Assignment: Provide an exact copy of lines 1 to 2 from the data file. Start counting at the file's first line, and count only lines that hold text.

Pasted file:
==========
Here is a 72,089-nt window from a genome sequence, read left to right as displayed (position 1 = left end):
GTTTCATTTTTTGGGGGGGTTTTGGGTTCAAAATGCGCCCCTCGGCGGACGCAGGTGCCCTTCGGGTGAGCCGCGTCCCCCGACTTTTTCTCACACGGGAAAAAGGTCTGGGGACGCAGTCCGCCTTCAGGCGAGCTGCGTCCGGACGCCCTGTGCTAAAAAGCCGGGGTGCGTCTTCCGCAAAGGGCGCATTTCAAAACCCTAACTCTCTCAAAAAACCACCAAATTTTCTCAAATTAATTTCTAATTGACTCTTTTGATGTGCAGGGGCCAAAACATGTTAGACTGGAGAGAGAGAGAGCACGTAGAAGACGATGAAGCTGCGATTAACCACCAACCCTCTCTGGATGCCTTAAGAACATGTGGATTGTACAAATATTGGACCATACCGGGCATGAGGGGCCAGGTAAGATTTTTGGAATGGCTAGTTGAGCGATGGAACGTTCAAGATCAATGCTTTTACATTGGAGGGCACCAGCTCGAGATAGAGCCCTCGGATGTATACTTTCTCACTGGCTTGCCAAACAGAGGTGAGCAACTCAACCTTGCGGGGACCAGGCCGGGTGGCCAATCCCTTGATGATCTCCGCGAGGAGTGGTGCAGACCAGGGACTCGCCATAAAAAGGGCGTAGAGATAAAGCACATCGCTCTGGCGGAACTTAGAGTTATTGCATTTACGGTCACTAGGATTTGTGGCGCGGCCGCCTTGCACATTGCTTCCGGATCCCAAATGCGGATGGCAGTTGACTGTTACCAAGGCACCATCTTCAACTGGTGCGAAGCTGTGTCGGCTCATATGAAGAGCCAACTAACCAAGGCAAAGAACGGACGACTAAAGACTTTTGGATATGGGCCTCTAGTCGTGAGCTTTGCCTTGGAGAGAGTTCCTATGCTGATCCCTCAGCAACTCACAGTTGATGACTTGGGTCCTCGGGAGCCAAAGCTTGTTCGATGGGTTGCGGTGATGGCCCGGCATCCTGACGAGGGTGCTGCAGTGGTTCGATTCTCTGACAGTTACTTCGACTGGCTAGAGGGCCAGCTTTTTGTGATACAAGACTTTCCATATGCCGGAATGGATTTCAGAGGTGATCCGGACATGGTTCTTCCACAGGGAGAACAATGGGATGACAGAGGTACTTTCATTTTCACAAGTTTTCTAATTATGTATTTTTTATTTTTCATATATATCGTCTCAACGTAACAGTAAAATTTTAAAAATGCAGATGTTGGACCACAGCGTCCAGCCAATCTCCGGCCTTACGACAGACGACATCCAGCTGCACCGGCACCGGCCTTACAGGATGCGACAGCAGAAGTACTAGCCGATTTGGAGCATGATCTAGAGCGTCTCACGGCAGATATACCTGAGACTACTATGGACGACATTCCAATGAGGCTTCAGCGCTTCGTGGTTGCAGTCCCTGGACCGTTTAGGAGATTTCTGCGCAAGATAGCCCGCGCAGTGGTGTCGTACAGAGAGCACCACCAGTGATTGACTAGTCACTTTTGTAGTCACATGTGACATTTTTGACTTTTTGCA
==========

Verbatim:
Here is a 72,089-nt window from a genome sequence, read left to right as displayed (position 1 = left end):
GTTTCATTTTTTGGGGGGGTTTTGGGTTCAAAATGCGCCCCTCGGCGGACGCAGGTGCCCTTCGGGTGAGCCGCGTCCCCCGACTTTTTCTCACACGGGAAAAAGGTCTGGGGACGCAGTCCGCCTTCAGGCGAGCTGCGTCCGGACGCCCTGTGCTAAAAAGCCGGGGTGCGTCTTCCGCAAAGGGCGCATTTCAAAACCCTAACTCTCTCAAAAAACCACCAAATTTTCTCAAATTAATTTCTAATTGACTCTTTTGATGTGCAGGGGCCAAAACATGTTAGACTGGAGAGAGAGAGAGCACGTAGAAGACGATGAAGCTGCGATTAACCACCAACCCTCTCTGGATGCCTTAAGAACATGTGGATTGTACAAATATTGGACCATACCGGGCATGAGGGGCCAGGTAAGATTTTTGGAATGGCTAGTTGAGCGATGGAACGTTCAAGATCAATGCTTTTACATTGGAGGGCACCAGCTCGAGATAGAGCCCTCGGATGTATACTTTCTCACTGGCTTGCCAAACAGAGGTGAGCAACTCAACCTTGCGGGGACCAGGCCGGGTGGCCAATCCCTTGATGATCTCCGCGAGGAGTGGTGCAGACCAGGGACTCGCCATAAAAAGGGCGTAGAGATAAAGCACATCGCTCTGGCGGAACTTAGAGTTATTGCATTTACGGTCACTAGGATTTGTGGCGCGGCCGCCTTGCACATTGCTTCCGGATCCCAAATGCGGATGGCAGTTGACTGTTACCAAGGCACCATCTTCAACTGGTGCGAAGCTGTGTCGGCTCATATGAAGAGCCAACTAACCAAGGCAAAGAACGGACGACTAAAGACTTTTGGATATGGGCCTCTAGTCGTGAGCTTTGCCTTGGAGAGAGTTCCTATGCTGATCCCTCAGCAACTCACAGTTGATGACTTGGGTCCTCGGGAGCCAAAGCTTGTTCGATGGGTTGCGGTGATGGCCCGGCATCCTGACGAGGGTGCTGCAGTGGTTCGATTCTCTGACAGTTACTTCGACTGGCTAGAGGGCCAGCTTTTTGTGATACAAGACTTTCCATATGCCGGAATGGATTTCAGAGGTGATCCGGACATGGTTCTTCCACAGGGAGAACAATGGGATGACAGAGGTACTTTCATTTTCACAAGTTTTCTAATTATGTATTTTTTATTTTTCATATATATCGTCTCAACGTAACAGTAAAATTTTAAAAATGCAGATGTTGGACCACAGCGTCCAGCCAATCTCCGGCCTTACGACAGACGACATCCAGCTGCACCGGCACCGGCCTTACAGGATGCGACAGCAGAAGTACTAGCCGATTTGGAGCATGATCTAGAGCGTCTCACGGCAGATATACCTGAGACTACTATGGACGACATTCCAATGAGGCTTCAGCGCTTCGTGGTTGCAGTCCCTGGACCGTTTAGGAGATTTCTGCGCAAGATAGCCCGCGCAGTGGTGTCGTACAGAGAGCACCACCAGTGATTGACTAGTCACTTTTGTAGTCACATGTGACATTTTTGACTTTTTGCA